Each new generation of leaders has imitated the older idle rich and have built houses, not in terms of convenience and utility, but as imitation palaces, and furnishings still are prized because they echo the ornate vulgarity of the Bourbon styles. The "proletarian art" of Marxist countries is officially required to imitate the older styles of royal Europe in the name of socialist realism, whereas non-Marxist art despises the same tradition in art because the middle classes borrowed and used it for a time Modern art strives instead for a new elitism which is non-utilitarian in a radical sense.

The Training of Gentlemen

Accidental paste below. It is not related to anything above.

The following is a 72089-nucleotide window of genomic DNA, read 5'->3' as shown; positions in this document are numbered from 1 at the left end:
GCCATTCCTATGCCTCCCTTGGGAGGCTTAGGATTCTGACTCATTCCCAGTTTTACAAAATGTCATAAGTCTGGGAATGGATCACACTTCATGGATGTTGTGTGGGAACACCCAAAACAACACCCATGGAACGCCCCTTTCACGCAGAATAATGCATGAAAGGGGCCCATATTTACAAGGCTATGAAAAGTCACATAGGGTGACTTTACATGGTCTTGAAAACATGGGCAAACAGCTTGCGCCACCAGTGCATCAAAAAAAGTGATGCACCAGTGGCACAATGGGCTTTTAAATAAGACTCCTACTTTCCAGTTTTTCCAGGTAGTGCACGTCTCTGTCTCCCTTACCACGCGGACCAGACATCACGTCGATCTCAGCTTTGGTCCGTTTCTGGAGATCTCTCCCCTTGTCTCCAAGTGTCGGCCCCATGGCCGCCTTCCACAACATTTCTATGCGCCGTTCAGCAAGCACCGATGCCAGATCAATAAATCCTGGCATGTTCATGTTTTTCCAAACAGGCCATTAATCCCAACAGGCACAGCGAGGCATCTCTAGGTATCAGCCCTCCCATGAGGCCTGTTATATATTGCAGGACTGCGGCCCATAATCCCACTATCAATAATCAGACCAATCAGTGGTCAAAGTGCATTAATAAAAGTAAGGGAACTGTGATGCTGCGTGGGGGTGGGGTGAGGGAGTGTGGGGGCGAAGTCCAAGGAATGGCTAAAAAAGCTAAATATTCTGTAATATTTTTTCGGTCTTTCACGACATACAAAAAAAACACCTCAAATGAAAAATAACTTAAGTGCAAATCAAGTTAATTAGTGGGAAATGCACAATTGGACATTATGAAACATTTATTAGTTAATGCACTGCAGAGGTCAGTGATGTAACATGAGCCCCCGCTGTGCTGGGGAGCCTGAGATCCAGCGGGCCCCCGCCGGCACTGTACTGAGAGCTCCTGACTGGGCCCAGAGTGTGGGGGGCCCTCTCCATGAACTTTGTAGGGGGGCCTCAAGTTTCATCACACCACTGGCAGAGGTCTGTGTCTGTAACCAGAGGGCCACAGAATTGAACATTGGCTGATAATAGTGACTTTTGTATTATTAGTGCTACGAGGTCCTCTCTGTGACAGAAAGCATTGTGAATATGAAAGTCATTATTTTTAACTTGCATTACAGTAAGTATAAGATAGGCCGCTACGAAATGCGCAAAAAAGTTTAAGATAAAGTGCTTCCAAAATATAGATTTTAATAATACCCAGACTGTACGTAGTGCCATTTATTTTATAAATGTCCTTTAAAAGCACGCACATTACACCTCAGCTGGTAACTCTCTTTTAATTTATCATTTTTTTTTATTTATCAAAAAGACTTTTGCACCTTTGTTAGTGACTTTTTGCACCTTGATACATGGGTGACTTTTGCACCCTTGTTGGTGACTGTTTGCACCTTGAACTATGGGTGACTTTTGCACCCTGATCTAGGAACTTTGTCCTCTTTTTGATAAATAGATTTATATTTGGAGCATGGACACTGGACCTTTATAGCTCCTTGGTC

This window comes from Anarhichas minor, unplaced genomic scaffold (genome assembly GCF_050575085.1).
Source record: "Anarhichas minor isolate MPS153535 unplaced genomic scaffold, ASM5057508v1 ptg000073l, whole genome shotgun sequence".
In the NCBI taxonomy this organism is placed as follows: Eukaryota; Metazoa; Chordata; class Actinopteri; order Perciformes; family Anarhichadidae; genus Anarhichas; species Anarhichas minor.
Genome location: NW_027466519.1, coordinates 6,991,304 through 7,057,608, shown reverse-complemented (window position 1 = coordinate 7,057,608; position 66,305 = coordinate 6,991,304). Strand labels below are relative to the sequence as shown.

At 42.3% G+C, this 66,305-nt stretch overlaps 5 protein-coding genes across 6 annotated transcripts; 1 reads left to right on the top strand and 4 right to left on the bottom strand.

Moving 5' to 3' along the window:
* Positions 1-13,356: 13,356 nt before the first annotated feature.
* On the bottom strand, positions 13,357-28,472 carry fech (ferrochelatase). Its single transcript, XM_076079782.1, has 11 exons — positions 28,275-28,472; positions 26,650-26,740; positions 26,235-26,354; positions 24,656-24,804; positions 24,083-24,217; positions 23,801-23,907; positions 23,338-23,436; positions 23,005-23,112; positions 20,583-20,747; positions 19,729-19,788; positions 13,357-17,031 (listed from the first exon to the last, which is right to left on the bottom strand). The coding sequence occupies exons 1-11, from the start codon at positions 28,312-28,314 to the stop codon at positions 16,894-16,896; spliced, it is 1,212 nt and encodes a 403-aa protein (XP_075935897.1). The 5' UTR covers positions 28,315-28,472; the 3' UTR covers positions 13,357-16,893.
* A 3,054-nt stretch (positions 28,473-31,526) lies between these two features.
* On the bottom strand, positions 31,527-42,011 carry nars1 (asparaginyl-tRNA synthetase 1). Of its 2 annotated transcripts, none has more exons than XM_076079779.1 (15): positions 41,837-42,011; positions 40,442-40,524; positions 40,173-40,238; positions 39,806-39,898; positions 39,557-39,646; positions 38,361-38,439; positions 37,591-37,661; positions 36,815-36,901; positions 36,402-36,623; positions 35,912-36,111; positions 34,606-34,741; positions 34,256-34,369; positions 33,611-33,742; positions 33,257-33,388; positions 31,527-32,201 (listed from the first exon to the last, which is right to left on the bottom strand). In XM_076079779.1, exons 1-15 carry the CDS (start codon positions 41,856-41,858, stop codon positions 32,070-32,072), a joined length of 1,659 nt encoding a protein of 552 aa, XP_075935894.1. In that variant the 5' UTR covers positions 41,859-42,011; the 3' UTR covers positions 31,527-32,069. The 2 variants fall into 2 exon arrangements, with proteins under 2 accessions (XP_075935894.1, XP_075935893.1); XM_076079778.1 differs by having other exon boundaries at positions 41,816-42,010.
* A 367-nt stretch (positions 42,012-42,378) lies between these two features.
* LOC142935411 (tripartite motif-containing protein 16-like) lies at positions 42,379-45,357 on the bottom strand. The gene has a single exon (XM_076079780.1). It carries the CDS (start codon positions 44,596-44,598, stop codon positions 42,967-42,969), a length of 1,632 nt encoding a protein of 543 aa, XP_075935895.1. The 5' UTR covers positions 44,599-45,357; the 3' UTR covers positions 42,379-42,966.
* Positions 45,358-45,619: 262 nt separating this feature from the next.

In education, the goal on the part of the traditional scholar is the training of gentlemen. Witonski thus deplores the instrumentalism of American universities, where, "Instead of studying, say, Latin poetry, a student can study urban race relations, an instrumental course that will be of little use to him in the real world." (Peter Witonski: What Went Wrong With American Education, p. 112. New Rochelle, N.Y.: Arlington House, 1973.) But of what "use" is Latin poetry "in the real world"? Witonski’s idea of a liberal education is hopelessly obsolete. A liberal education is an education in the art of freedom, of being a free man (liber meaning free), and Witonski, as an Oxford and Harvard scholar, has a view of freedom which is irrelevant to our world, and, in its own way, almost as worthless as courses in hotel management. The scholar as a member of the idle class, a man who is rather than does, is meaningless increasingly. The scholar who does seeks to imitate the "social relevancy" of agitators. The academic scholar thus has been unable to define himself in our era because he lacks a faith which makes for valid definition. This underscores his increasing irrelevance to the future in any constructive sense.